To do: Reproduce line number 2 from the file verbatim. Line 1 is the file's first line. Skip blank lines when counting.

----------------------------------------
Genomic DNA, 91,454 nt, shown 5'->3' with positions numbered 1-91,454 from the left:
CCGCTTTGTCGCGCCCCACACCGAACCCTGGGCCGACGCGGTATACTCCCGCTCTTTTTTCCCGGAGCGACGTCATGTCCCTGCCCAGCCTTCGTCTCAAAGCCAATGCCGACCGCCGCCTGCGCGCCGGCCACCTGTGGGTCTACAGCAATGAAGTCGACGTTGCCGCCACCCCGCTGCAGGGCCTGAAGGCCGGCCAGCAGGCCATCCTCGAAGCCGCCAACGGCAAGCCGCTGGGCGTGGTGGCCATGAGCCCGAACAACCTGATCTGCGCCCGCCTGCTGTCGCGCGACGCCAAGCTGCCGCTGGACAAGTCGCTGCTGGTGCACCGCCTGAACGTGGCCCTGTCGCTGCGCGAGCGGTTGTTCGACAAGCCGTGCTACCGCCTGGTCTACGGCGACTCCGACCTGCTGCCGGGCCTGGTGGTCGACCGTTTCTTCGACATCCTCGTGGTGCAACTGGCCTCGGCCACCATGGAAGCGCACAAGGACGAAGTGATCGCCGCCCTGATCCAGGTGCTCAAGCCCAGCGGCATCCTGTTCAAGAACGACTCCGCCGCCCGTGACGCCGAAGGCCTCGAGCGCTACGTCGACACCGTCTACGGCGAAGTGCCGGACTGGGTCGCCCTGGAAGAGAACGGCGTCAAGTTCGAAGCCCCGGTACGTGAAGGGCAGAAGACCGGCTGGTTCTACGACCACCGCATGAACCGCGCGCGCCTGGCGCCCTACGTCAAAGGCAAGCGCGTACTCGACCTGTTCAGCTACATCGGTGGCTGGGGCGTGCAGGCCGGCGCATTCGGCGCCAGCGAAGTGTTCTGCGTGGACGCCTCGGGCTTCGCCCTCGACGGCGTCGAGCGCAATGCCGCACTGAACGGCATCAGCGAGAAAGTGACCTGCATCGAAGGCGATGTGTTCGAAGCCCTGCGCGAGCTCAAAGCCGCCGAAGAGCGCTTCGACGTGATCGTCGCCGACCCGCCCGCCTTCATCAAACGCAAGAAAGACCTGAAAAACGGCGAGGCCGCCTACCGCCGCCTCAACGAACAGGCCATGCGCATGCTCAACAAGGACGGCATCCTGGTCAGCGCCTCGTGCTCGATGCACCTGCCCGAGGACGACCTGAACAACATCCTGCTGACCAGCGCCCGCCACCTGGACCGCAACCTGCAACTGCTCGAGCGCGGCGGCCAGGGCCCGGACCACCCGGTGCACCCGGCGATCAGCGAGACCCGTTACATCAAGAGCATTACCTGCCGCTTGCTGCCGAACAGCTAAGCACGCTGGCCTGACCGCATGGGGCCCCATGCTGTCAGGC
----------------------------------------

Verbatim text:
CCGCTTTGTCGCGCCCCACACCGAACCCTGGGCCGACGCGGTATACTCCCGCTCTTTTTTCCCGGAGCGACGTCATGTCCCTGCCCAGCCTTCGTCTCAAAGCCAATGCCGACCGCCGCCTGCGCGCCGGCCACCTGTGGGTCTACAGCAATGAAGTCGACGTTGCCGCCACCCCGCTGCAGGGCCTGAAGGCCGGCCAGCAGGCCATCCTCGAAGCCGCCAACGGCAAGCCGCTGGGCGTGGTGGCCATGAGCCCGAACAACCTGATCTGCGCCCGCCTGCTGTCGCGCGACGCCAAGCTGCCGCTGGACAAGTCGCTGCTGGTGCACCGCCTGAACGTGGCCCTGTCGCTGCGCGAGCGGTTGTTCGACAAGCCGTGCTACCGCCTGGTCTACGGCGACTCCGACCTGCTGCCGGGCCTGGTGGTCGACCGTTTCTTCGACATCCTCGTGGTGCAACTGGCCTCGGCCACCATGGAAGCGCACAAGGACGAAGTGATCGCCGCCCTGATCCAGGTGCTCAAGCCCAGCGGCATCCTGTTCAAGAACGACTCCGCCGCCCGTGACGCCGAAGGCCTCGAGCGCTACGTCGACACCGTCTACGGCGAAGTGCCGGACTGGGTCGCCCTGGAAGAGAACGGCGTCAAGTTCGAAGCCCCGGTACGTGAAGGGCAGAAGACCGGCTGGTTCTACGACCACCGCATGAACCGCGCGCGCCTGGCGCCCTACGTCAAAGGCAAGCGCGTACTCGACCTGTTCAGCTACATCGGTGGCTGGGGCGTGCAGGCCGGCGCATTCGGCGCCAGCGAAGTGTTCTGCGTGGACGCCTCGGGCTTCGCCCTCGACGGCGTCGAGCGCAATGCCGCACTGAACGGCATCAGCGAGAAAGTGACCTGCATCGAAGGCGATGTGTTCGAAGCCCTGCGCGAGCTCAAAGCCGCCGAAGAGCGCTTCGACGTGATCGTCGCCGACCCGCCCGCCTTCATCAAACGCAAGAAAGACCTGAAAAACGGCGAGGCCGCCTACCGCCGCCTCAACGAACAGGCCATGCGCATGCTCAACAAGGACGGCATCCTGGTCAGCGCCTCGTGCTCGATGCACCTGCCCGAGGACGACCTGAACAACATCCTGCTGACCAGCGCCCGCCACCTGGACCGCAACCTGCAACTGCTCGAGCGCGGCGGCCAGGGCCCGGACCACCCGGTGCACCCGGCGATCAGCGAGACCCGTTACATCAAGAGCATTACCTGCCGCTTGCTGCCGAACAGCTAAGCACGCTGGCCTGACCGCATGGGGCCCCATGCTGTCAGGC